These days, music has taken a backseat but remains a second job that takes up the vast majority of her spare time. She spends evenings and weekends rehearsing, practising and composing, refusing to allow her array of instruments to gather dust.
“When you’re starting a dream and you’re going for it,” she says, “[you think], ‘This is going to be it.’ Like, ‘I’m going to be a music therapist. I’m going to start my own private practice.’
“And then you … get out in the real world, and, like — you’re trying to buy a block of cheese.”
A disturbing trend
Experts contacted by CBC News have painted a grim picture for working Canadians in 2023.
“The price of everything we buy has been going up rapidly,” says Walid Hejazi, an economics professor at the Rotman School of Management in Toronto.
“Our incomes are not keeping up, which means our purchasing power is falling. Which means all of these people that were barely making ends meet in the best of times now all of a sudden are incredibly challenged.”
You … get out in the real world, and, like — you’re trying to buy a block of cheese.– Kelsey Arsenault
Julia Smith, an assistant professor of labour studies at the University of Manitoba, says Canada is seeing a trend of workers unable to use their education — “folks going to school for degrees or diplomas or whatever it is … and then coming out and not necessarily being able to find work.”
Smith says more and more people are having to give up jobs that they are passionate about to cover their life expenses.
“Do I need to get a second job? Can I keep this job? Do I just cut back? Do I skip meals?” Those are the questions people are asking themselves, she says.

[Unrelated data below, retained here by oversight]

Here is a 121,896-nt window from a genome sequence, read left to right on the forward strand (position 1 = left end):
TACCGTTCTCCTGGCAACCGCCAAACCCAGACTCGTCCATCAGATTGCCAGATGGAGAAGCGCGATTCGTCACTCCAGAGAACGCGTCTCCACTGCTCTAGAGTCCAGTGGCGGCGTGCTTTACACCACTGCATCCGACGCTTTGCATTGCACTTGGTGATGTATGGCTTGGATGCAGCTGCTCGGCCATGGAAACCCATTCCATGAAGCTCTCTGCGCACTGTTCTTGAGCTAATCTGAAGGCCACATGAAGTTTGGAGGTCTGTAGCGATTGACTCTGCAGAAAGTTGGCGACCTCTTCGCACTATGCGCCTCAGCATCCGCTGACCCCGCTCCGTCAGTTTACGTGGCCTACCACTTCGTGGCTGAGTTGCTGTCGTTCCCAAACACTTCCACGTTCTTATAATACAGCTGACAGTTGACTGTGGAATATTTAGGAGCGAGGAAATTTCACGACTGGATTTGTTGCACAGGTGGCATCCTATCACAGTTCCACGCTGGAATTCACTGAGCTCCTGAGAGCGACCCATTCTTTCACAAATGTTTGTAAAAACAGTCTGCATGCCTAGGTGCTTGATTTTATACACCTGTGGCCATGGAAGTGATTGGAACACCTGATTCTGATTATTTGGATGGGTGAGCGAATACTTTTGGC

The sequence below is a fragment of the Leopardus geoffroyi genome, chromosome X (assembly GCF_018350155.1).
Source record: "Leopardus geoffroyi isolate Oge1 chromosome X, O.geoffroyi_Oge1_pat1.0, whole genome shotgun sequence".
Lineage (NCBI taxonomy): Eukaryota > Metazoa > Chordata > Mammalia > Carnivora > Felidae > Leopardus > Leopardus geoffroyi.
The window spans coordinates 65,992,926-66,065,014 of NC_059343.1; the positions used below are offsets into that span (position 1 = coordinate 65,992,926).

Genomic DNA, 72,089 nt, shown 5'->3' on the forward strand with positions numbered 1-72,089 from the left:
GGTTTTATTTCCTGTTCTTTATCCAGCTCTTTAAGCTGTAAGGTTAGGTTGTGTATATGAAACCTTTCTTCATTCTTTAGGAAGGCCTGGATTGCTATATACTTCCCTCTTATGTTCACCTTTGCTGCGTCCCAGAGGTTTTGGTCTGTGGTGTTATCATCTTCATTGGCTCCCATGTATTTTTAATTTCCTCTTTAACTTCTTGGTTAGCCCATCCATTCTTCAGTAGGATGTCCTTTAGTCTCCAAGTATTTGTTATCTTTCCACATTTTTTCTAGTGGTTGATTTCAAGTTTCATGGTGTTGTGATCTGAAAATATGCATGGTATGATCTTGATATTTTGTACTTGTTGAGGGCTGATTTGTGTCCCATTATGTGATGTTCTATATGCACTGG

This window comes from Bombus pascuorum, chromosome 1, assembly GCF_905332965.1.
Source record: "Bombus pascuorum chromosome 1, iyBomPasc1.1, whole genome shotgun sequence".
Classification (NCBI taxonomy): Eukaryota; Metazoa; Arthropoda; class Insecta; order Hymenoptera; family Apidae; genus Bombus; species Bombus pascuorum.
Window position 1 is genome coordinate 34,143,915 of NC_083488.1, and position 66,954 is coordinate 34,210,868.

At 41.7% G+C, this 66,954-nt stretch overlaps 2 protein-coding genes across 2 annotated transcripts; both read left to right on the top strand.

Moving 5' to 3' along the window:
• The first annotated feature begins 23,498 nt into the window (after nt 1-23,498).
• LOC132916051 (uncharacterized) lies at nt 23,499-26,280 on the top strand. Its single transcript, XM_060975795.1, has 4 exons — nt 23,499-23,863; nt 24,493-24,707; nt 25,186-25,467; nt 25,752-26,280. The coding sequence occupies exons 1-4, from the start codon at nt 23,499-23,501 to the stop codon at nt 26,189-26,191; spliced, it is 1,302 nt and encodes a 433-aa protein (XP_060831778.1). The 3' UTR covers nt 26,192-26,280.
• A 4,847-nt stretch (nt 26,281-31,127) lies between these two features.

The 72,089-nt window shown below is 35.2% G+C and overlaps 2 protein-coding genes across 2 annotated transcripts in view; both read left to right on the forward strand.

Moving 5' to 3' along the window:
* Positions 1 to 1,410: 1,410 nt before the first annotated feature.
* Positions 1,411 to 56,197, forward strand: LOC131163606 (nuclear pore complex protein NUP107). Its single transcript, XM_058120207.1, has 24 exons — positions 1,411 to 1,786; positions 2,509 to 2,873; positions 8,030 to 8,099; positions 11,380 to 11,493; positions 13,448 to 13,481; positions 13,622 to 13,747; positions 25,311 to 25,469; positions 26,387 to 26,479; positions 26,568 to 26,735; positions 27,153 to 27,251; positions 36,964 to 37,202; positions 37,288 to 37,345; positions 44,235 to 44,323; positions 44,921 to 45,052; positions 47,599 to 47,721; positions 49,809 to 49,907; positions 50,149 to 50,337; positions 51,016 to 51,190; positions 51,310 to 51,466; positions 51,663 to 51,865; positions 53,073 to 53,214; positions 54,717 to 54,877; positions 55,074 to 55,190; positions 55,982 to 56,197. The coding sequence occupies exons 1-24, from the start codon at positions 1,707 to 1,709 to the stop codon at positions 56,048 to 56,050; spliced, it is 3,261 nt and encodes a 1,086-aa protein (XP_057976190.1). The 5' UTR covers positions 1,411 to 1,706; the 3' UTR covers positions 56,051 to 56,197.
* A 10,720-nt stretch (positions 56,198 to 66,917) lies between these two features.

Karen Foster, an associate professor at Dalhousie University, researches the sociology of work. She says there’s a direct link between socioeconomics and health.
“We aren’t meant to work 24 hours a day,” she says. “We’re meant to have rest and have community time and family time and friend time and alone time.”
In rural Atlantic Canada, holding several jobs at once — also known as occupational pluralism — isn’t a historically rare phenomenon. Often, it permits the worker the flexibility to earn an income where and when they want, particularly in small, remote economies, or do something they love — such as make and perform music.
Workers unable to use their education
But Foster has noticed a disturbing trend.
“The problem arises when those multiple jobs are incompatible, or burn you out, or are not freely chosen,” Foster says.
“And in our current economy, more people are being pushed into this bad version of [multiple job holding].”
Arsenault isn’t delusional: she never believed she’d make a living off her music career.
But she did hope combining music and health care was a kind of compromise: a means of generating a modest income that could keep her housed and fed.
“I do hope to go back to doing music therapy someday, but I’m doing this for right now,” she says.
The Grind: Do you have a story to tell?